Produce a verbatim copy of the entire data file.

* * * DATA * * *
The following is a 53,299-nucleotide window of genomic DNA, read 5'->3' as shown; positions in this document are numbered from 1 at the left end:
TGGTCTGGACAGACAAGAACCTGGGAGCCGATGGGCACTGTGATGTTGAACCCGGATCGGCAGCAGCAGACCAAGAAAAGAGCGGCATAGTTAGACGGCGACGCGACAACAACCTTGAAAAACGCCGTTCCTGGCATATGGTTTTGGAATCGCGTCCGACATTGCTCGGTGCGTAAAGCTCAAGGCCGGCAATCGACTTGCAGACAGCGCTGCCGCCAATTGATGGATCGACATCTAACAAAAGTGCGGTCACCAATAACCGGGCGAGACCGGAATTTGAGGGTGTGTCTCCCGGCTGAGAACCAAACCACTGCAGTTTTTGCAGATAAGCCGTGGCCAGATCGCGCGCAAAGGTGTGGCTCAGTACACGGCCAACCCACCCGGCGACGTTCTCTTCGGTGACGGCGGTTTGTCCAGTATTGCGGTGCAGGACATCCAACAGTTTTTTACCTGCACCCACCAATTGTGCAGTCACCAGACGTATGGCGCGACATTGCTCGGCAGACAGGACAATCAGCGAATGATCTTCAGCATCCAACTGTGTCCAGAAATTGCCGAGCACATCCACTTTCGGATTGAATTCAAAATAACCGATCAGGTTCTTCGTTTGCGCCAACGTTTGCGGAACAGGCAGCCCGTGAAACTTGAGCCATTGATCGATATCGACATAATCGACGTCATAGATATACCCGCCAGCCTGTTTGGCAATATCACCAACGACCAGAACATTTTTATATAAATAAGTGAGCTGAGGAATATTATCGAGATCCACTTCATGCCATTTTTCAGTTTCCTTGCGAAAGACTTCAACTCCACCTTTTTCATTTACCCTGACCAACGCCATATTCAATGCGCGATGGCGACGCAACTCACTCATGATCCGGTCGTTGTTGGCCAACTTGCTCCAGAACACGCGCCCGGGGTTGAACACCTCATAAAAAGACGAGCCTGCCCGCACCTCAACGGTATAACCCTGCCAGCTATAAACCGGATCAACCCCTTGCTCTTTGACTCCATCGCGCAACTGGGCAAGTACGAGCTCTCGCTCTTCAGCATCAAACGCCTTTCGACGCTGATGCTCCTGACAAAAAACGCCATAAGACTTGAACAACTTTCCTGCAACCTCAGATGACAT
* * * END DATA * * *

The following is a 53,299-nucleotide window of genomic DNA, read 5'->3' as shown; positions in this document are numbered from 1 at the left end:
TGGTCTGGACAGACAAGAACCTGGGAGCCGATGGGCACTGTGATGTTGAACCCGGATCGGCAGCAGCAGACCAAGAAAAGAGCGGCATAGTTAGACGGCGACGCGACAACAACCTTGAAAAACGCCGTTCCTGGCATATGGTTTTGGAATCGCGTCCGACATTGCTCGGTGCGTAAAGCTCAAGGCCGGCAATCGACTTGCAGACAGCGCTGCCGCCAATTGATGGATCGACATCTAACAAAAGTGCGGTCACCAATAACCGGGCGAGACCGGAATTTGAGGGTGTGTCTCCCGGCTGAGAACCAAACCACTGCAGTTTTTGCAGATAAGCCGTGGCCAGATCGCGCGCAAAGGTGTGGCTCAGTACACGGCCAACCCACCCGGCGACGTTCTCTTCGGTGACGGCGGTTTGTCCAGTATTGCGGTGCAGGACATCCAACAGTTTTTTACCTGCACCCACCAATTGTGCAGTCACCAGACGTATGGCGCGACATTGCTCGGCAGACAGGACAATCAGCGAATGATCTTCAGCATCCAACTGTGTCCAGAAATTGCCGAGCACATCCACTTTCGGATTGAATTCAAAATAACCGATCAGGTTCTTCGTTTGCGCCAACGTTTGCGGAACAGGCAGCCCGTGAAACTTGAGCCATTGATCGATATCGACATAATCGACGTCATAGATATACCCGCCAGCCTGTTTGGCAATATCACCAACGACCAGAACATTTTTATATAAATAAGTGAGCTGAGGAATATTATCGAGATCCACTTCATGCCATTTTTCAGTTTCCTTGCGAAAGACTTCAACTCCACCTTTTTCATTTACCCTGACCAACGCCATATTCAATGCGCGATGGCGACGCAACTCACTCATGATCCGGTCGTTGTTGGCCAACTTGCTCCAGAACACGCGCCCGGGGTTGAACACCTCATAAAAAGACGAGCCTGCCCGCACCTCAACGGTATAACCCTGCCAGCTATAAACCGGATCAACCCCTTGCTCTTTGACTCCATCGCGCAACTGGGCAAGTACGAGCTCTCGCTCTTCAGCATCAAACGCCTTTCGACGCTGATGCTCCTGACAAAAAACGCCATAAGACTTGAACAACTTTCCTGCAACCTCAGATGACAT